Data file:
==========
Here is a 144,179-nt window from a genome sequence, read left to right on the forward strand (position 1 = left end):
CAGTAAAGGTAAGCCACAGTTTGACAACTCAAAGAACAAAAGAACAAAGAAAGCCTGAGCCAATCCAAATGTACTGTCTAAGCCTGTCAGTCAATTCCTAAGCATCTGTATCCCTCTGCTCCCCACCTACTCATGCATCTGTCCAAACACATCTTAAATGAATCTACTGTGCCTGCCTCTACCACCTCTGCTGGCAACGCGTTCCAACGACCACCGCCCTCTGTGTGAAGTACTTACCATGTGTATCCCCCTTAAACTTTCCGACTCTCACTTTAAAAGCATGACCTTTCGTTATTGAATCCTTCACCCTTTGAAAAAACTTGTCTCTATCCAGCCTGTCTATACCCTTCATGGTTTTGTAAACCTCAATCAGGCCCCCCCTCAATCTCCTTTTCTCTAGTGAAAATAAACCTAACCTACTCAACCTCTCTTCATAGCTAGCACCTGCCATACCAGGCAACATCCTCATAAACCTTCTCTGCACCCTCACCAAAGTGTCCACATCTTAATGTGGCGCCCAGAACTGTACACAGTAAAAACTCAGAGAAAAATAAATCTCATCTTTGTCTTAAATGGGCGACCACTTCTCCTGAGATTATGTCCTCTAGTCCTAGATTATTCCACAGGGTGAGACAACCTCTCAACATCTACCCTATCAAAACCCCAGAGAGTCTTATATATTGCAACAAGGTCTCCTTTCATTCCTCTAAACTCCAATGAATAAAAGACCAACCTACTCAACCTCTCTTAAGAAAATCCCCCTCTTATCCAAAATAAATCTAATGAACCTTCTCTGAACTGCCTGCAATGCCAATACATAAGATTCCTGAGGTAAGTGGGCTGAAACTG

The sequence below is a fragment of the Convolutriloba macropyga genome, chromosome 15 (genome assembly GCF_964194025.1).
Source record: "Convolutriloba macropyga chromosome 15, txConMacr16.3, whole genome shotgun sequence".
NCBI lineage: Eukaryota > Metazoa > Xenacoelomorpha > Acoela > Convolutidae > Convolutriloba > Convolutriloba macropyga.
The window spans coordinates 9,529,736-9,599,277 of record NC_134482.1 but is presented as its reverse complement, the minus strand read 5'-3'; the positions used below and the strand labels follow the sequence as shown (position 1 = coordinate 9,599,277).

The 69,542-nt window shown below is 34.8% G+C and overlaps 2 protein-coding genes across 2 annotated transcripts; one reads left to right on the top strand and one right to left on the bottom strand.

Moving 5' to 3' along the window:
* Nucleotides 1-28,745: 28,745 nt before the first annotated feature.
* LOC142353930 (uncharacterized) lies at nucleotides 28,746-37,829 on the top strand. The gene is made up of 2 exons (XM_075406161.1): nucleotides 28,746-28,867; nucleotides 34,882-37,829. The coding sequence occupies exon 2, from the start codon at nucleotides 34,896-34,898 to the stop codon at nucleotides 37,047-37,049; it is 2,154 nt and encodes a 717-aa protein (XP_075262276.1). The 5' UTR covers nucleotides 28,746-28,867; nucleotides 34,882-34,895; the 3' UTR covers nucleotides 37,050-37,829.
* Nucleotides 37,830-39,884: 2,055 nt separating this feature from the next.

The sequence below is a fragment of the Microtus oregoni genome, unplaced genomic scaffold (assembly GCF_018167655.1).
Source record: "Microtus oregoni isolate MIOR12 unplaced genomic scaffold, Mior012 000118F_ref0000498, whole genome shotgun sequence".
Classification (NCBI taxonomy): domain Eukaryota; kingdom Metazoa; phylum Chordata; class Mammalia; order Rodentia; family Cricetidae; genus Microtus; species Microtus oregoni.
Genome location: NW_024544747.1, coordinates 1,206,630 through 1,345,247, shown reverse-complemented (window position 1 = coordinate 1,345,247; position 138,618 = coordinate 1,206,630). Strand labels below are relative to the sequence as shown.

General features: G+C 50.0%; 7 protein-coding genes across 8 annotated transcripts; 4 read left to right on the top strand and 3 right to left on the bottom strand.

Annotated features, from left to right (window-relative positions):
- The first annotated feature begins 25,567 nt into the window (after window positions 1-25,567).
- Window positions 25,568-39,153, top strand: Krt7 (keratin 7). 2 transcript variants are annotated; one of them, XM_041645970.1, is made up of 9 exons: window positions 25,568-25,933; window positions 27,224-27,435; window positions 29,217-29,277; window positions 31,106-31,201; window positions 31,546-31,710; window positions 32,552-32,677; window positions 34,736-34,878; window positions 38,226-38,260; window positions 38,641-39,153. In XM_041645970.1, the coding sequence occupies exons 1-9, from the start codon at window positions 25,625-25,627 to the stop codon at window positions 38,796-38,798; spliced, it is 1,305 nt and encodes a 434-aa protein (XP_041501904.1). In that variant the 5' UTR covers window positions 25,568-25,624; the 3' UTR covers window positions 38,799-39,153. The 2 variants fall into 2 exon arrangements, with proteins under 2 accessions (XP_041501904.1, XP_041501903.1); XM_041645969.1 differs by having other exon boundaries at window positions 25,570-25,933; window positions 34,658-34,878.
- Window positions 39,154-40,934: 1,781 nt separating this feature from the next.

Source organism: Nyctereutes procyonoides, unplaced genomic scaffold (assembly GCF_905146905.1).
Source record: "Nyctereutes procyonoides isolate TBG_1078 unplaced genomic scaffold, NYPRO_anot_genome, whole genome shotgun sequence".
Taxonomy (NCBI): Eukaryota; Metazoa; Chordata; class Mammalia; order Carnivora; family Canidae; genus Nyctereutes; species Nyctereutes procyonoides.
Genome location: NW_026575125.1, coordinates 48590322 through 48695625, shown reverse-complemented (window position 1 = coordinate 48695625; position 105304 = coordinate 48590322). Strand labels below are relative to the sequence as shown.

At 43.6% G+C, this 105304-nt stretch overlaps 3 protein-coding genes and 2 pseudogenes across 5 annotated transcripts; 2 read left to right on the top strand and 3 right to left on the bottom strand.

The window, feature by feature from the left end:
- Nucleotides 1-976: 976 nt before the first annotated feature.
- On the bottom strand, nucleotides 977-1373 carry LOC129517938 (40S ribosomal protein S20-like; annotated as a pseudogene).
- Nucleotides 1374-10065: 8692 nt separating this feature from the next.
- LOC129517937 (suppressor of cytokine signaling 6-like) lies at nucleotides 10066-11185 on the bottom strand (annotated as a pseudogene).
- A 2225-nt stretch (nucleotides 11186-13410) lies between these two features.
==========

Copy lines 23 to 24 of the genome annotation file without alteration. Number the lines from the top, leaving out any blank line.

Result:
Taxonomy (NCBI): Eukaryota; Metazoa; Chordata; class Mammalia; order Carnivora; family Canidae; genus Nyctereutes; species Nyctereutes procyonoides.
Genome location: NW_026575125.1, coordinates 48590322 through 48695625, shown reverse-complemented (window position 1 = coordinate 48695625; position 105304 = coordinate 48590322). Strand labels below are relative to the sequence as shown.